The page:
Archbishop Trevor Huddleston,
Dear friends of the British Anti-Apartheid Movement,
Esteemed cultural workers and artists,
Dear friends, youth and citizens of Great Britain and the world,
What a great honour and rare privilege it is for us to be here as you launch the "Nelson Mandela: Freedom at 70 Campaign!" What exhilaration to see in front of us a hundred thousand people and to sense the presence of the millions beyond, all of whom are united by a cause as humane as the one that has brought us together on this day!
Today, all of us must, through force of circumstance, contend with the conflicting emotions of joy and sadness. This occasion is about the 70th birthday of a great human being who, for millions of people in his own country and across the globe, has served as an inspiration by the way he has consistently and persistently upheld the nobility of the human spirit. And yet he is in jail and has been in police detention and prison continuously for 25 years, ten months and six days, precisely because he would not abandon his conviction that every person is entitled to justice, freedom and happiness.
That, and only that, was his crime: that he believed in justice, freedom and happiness for all. And, then he had the courage to fight for what he believed in. And he and his colleagues fought with the weapons that were available to them. For all that, the racist tyrants in Pretoria declared them beyond the pale, wild animals that had to be kept under lock and key and under the watchful and untiring eyes of armed prison guards who know they have a right to shoot to kill.
We meet today on this eminently joyful but also heartrending occasion not only because good men and women of South Africa languish in prison. We have come together because justice in that country is in chains. Democracy is locked behind jail doors. A whole society has been imprisoned within a virulently racist system, the like of which humanity has not experienced since the destruction of the scourge of Nazism.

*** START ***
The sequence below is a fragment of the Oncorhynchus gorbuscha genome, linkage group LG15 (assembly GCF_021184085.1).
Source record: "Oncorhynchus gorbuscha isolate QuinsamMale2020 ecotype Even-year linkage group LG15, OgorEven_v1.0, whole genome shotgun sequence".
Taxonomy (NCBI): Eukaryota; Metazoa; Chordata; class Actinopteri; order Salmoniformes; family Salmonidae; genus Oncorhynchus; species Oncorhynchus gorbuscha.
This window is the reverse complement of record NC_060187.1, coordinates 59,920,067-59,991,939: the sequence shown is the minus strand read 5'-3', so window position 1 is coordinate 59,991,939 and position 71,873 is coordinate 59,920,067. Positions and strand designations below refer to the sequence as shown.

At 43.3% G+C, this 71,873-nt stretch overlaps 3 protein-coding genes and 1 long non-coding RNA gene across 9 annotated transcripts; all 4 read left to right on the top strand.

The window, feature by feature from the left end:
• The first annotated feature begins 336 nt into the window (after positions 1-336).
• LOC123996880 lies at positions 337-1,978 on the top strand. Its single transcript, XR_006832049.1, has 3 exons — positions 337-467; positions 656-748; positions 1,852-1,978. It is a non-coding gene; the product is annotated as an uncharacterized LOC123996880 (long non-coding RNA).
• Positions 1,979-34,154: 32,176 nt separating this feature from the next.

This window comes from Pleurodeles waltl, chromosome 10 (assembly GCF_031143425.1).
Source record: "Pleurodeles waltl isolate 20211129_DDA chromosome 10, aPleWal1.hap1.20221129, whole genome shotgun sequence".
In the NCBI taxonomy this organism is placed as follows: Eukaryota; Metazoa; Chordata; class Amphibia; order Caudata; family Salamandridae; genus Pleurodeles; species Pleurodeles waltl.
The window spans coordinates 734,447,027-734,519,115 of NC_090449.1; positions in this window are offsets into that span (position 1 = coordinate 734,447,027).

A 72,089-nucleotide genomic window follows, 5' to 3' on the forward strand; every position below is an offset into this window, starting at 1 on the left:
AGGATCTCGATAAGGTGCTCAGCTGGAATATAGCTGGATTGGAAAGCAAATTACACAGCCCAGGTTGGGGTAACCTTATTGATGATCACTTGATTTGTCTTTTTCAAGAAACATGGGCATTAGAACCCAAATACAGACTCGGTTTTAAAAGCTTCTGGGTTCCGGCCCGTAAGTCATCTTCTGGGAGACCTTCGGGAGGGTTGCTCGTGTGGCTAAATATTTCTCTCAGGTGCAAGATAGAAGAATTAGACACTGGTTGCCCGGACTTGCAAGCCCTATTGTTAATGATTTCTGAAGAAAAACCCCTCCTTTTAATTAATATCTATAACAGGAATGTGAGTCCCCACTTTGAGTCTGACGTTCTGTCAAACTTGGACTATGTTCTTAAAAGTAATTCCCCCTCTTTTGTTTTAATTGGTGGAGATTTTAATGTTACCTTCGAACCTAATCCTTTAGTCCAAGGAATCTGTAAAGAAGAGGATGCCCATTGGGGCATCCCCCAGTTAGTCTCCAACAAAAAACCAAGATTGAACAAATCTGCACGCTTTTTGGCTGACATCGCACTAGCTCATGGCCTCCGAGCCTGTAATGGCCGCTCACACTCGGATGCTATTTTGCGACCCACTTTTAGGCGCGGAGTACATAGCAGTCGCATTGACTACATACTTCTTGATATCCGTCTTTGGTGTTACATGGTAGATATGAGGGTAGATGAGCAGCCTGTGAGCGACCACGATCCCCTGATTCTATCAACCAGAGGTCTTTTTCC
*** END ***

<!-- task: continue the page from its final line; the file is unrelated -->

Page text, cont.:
Therefore, when we say "Free Nelson Mandela" we call also for the release of the thousands that are imprisoned and detained with him. Among these are the Sharpeville Six, Robert McBride and the other freedom fighters whom Pretoria has sentenced to death. They must be saved from the gallows and granted their freedom. We demand that Popo Molefe, Terror Lekota, Moses Mayekiso, the railway workers and others who are charged with treason and other serious offences, be freed and allowed to rejoin their families and communities.
Above all, when we say "Free Nelson Mandela", we commit ourselves to sustain a mighty campaign of solidarity with the people of South Africa, Namibia, the Frontline States and the rest of southern Africa until the apartheid system has been destroyed and justice, freedom and peace reign throughout southern Africa.
We salute the artists who have volunteered their talents to perform in this concert free of charge, as their own statement of commitment to the cause for which Nelson Mandela, Walter Sisulu, Ahmed Kathrada, Elias Motsoaledi and others have sacrificed so much. We must here also speak of Govan Mbeki who, though released from Robben Island after 24 years, has been put into a larger prison and hemmed in by a whole series of punishing restrictions on his movements and his right to speak. We must also speak of Harry Gwala, also sentenced to life imprisonment, who lies permanently bedridden in Pietermaritzburg Prison, but whom the Pretoria regime refuses to release.
Let the glorious music that will burst forth from this world-famous stadium penetrate through the prison walls that the apartheid regime has created for its own defence. Let the sounds of hope that will trill and reverberate from this platform give heart not only to Nelson Mandela and his colleagues imprisoned in Pollsmoor, Pretoria, Robben Island, Diepkloof, Kroonstad and elsewhere, but also to the millions of South Africans who will surely have their opportunity, sooner rather than later, to stage their own concert to salute the peoples of the world who have stood with us in good days and bad, as we struggled to rid the world of the apartheid crime against humanity.
We thank you for your welcome. We extend to you Nelson Mandela's warmest greetings. We shall tell him and his comrades-in-arms what you have done today. As they did only a few days ago, the millions of our people will continue to engage in the most determined action to free themselves, and achieve the goals towards which all of us gathered here, and others not here, aspire. The songs you will sing today shall be not only our marching songs but the common music of victory.
Let the music of freedom and peace cry out its own message!
Freedom Now for Nelson Mandela!
Freedom Now for all Political Prisoners and all the People of South Africa and Namibia!